Skip to main content

Welding Technology

A man welding a surface

Welders are in greater demand today than at any time during the past 30 years, and the job outlook is expected to remain excellent throughout the foreseeable future.

They are needed in energy exploration and production and are required in virtually every field or industry that uses parts made of metal. Simply stated, welders are people who join metals such as steel, stainless steel, aluminum, titanium, brass, bronze, copper, and nickel. Welding processes vary depending on the application. 

Extremely delicate and precise items, such as aerospace components and jewelry, may be welded using electron beams, lasers, and plasma, while huge structures for buildings and bridges are typically welded using submerged arc and flux core.

Welding may take place in almost any setting: in a laboratory, out-of-doors, or even underwater, as in the case of offshore, oil-and-gas platform construction.

The DACC Welding Technology program is nationally accredited by the American Welding Society (AWS), and is taught by nationally qualified instructors. DACC welding instructors have extensive welding experience (nuclear, pressure vessels, aerospace, etc.), numerous welding certifications (SMAW, GTAW, GMAW, FCAW, SAW), and extensive experience teaching welding technology.

The program is competency and performance based, consisting of lectures and hands-on laboratory exercises. Students learn to weld steels, stainless steels, and aluminum alloy plate and pipe with five welding processes. They also learn basic fabrication skills, oxy-fuel cutting, plasma cutting, and air-carbon arc cutting.

The DACC Welding Technology Program is one of a handful of programs, nationwide, that has an orbital TIG unit that allows students to join tubing as small as one-quarter inch in diameter. Students are also exposed to heat treating of steel and its effects with a heat-treating oven.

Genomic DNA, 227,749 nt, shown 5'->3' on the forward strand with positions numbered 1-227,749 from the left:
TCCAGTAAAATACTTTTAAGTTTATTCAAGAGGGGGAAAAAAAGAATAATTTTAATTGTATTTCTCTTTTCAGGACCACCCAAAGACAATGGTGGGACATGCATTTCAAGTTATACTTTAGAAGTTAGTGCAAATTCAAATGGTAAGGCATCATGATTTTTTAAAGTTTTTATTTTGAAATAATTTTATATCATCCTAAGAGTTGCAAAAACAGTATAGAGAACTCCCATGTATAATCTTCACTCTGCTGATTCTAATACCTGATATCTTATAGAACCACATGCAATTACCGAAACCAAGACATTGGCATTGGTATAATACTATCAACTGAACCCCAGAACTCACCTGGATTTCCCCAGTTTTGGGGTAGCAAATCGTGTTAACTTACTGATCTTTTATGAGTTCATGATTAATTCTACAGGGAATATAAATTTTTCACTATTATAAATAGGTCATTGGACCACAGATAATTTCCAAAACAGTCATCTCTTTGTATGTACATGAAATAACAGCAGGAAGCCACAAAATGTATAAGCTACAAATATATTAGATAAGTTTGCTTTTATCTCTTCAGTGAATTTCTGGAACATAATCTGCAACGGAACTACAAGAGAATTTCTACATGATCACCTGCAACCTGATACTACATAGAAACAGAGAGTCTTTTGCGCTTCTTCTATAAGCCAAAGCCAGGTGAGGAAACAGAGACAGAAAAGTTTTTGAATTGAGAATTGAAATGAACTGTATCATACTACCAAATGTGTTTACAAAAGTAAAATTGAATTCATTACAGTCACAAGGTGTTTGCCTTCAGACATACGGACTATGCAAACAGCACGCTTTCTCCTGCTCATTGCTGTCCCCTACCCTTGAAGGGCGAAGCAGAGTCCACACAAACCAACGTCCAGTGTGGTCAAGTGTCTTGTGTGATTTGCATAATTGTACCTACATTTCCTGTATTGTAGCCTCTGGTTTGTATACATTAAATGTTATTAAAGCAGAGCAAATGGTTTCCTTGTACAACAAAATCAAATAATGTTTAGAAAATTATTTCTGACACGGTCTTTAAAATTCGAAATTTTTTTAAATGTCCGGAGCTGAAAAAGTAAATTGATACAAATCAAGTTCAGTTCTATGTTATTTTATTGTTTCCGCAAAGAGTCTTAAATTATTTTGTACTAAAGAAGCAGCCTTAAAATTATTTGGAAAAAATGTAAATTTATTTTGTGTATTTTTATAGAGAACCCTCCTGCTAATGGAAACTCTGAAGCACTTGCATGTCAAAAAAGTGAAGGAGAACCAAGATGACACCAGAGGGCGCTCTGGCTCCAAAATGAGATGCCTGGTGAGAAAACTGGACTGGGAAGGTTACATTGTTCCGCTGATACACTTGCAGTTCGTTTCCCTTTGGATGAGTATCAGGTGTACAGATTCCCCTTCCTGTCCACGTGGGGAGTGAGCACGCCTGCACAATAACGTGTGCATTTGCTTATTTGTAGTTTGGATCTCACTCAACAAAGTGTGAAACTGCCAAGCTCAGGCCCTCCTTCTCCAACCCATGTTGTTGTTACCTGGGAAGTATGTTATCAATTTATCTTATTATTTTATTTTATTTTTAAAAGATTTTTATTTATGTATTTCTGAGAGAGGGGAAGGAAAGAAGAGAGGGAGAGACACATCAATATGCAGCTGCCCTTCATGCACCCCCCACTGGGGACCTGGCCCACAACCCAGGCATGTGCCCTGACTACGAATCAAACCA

All students who complete the certificate or associate degree will graduate as certified welders in one or more welding processes on steel, stainless steel, and/or aluminum. (It is important to note that, although some local welding jobs may not currently require certification, nearly all welding jobs nationwide do require it.)

DACC welding instructors are well known nationally and have many job contacts in the United States. Whether taking classes or working on a job site, students enrolled in this program will be required to perform the same job duties and meet the same physical requirements that they will as a graduate in the field.

These requirements include the ability to achieve performance qualifications using a variety or processes while welding materials in different positions.

Depending where they find employment, graduates may be required to work in extreme temperatures, to lift and safely move 50 pounds, to have good eye-hand coordination, to work safely around compressed gasses and electrical equipment, to ascend and descend ladders, to work safely in confined spaces and awkward welding positions, and to tolerate a noisy working environment.

 

 

For More Information


phone: (575)527-7590